As you might have guessed, in later years, I found myself associating with people who made me question my worth. They attached conditions to our relationships like size, looks, education, financial status, and so on.

As a result, I did my share of worrying about whether I was good enough, pretty enough, thin enough, smart enough, and ad infinitum.

But, I must admit, in each case, I was eventually able to find my happy “due north” which always led me back to self-love and acceptance.

Of course, there is much more that I could say about the process of returning back to self-love, but the professor is counting words so I have decided NOT to tempt fate!

Just suffice it to say, that I took time to synthesize and integrate my wonderful early childhood experiences with my personal spiritual insights in order to reclaim the love that I always had for myself. Best believe it was not an overnight process, which I am convinced is probably a blessing in itself. I say that because I’ve learned to appreciate every journey that is presented. For me, it is during these times that I receive my deepest insights regarding the importance of practicing self-love and appreciation.

And with that, more will be revealed…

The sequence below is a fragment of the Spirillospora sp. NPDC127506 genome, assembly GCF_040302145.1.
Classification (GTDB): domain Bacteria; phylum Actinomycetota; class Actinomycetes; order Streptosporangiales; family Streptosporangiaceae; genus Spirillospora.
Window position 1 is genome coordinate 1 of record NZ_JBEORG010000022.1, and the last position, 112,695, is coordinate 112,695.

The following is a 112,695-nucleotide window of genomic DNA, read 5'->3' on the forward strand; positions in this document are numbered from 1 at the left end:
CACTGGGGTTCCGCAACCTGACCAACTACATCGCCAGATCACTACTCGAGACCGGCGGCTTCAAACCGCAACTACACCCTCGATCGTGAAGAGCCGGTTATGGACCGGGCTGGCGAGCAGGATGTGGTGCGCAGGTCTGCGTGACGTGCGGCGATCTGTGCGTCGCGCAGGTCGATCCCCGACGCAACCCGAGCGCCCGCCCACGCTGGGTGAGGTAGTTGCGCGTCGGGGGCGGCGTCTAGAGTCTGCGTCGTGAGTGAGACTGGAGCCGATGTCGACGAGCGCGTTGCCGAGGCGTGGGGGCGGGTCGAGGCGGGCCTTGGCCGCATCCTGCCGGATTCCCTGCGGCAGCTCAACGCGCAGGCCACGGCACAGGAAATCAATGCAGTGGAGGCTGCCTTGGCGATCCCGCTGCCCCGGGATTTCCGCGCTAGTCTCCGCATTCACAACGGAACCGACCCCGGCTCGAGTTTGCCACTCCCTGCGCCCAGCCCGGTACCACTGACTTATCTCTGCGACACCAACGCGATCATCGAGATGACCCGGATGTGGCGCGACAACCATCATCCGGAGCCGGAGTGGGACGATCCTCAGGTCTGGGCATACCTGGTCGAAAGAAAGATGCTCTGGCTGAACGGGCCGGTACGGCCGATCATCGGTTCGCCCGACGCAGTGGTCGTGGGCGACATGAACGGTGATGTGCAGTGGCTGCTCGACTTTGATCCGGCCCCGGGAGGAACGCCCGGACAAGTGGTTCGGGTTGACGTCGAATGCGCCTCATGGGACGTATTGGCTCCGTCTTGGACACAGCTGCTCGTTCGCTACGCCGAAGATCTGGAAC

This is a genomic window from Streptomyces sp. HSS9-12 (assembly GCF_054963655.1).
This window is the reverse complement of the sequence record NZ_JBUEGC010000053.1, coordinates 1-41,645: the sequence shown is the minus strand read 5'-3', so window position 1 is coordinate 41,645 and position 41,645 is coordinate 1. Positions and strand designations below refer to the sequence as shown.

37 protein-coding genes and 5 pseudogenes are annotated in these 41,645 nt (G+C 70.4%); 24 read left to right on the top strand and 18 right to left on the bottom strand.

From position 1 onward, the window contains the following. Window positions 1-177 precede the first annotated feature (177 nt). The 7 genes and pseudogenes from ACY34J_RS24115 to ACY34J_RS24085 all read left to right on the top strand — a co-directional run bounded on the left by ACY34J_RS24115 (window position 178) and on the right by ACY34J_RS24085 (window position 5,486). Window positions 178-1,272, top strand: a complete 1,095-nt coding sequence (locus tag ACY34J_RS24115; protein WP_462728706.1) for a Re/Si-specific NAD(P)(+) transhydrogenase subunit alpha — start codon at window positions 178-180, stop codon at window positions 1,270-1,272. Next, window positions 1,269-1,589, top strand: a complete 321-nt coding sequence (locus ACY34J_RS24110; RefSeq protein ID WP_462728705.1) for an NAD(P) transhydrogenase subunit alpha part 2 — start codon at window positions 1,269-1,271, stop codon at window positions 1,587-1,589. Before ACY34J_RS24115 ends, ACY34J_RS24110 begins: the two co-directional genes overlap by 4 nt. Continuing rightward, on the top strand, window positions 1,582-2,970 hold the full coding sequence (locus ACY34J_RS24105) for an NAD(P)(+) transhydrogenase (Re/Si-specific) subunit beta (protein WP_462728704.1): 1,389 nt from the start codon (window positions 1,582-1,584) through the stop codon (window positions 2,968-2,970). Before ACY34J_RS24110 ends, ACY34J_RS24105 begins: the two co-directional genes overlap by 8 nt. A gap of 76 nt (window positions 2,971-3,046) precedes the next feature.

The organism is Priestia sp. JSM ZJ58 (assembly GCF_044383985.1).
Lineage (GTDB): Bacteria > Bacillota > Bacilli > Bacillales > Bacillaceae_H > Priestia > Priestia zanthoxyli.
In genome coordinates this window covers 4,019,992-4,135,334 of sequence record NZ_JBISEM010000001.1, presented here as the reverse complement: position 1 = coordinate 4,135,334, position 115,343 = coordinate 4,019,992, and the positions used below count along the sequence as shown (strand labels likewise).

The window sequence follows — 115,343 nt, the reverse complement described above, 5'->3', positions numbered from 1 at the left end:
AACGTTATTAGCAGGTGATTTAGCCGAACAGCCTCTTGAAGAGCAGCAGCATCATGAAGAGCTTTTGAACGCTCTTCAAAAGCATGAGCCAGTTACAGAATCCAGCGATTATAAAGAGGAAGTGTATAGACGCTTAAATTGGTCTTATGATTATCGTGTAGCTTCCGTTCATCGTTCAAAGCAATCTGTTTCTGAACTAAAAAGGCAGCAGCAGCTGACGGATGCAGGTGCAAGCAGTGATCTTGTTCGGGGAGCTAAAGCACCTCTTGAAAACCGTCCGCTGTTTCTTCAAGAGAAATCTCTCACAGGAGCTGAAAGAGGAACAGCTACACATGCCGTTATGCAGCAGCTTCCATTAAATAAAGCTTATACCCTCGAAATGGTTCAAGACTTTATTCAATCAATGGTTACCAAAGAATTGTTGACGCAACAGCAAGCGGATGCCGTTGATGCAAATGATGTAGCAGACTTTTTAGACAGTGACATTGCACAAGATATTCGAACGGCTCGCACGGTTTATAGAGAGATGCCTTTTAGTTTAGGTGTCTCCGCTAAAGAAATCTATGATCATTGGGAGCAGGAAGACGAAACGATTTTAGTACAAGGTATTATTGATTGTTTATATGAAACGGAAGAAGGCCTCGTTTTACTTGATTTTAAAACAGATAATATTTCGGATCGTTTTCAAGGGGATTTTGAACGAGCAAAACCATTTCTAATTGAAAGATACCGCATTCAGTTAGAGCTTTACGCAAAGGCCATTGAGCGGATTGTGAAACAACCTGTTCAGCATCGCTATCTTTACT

Follow LadyG on these platforms:

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(Shared for Forgiving Fridays).

Monday Notes: 3 Points of Clarity about Adoption from an Adoptee

Ever since I found my biological father, brother, and sisters by completing one of those Ancestry.com DNA tests, I’ve answered a barrage of questions. They seem to come from people who cannot seem to wrap their minds around what adoption is or from those who cannot conceive the relationship that adoption offers. So, here’s some clarity.

img_8185#1 “Your dad wasn’t your dad?” To put it simply, yes and no. I was adopted as a ten-month-old baby by two parents who did not birth me. Growing up, I called these parents mommy and daddy, the same way you called your parents something affectionate. I hope no one’s reading this with sarcasm. I find this is the first part that people just don’t get. When you’re adopted as a baby, you don’t call your parents, adopted mom and adopted dad. And when you find out you’re adopted, you don’t start calling them, Mr. and Mrs. Gregory. They’re just mom and dad, like your parents are. But for the sake of this post, I’ll add the adopted in front.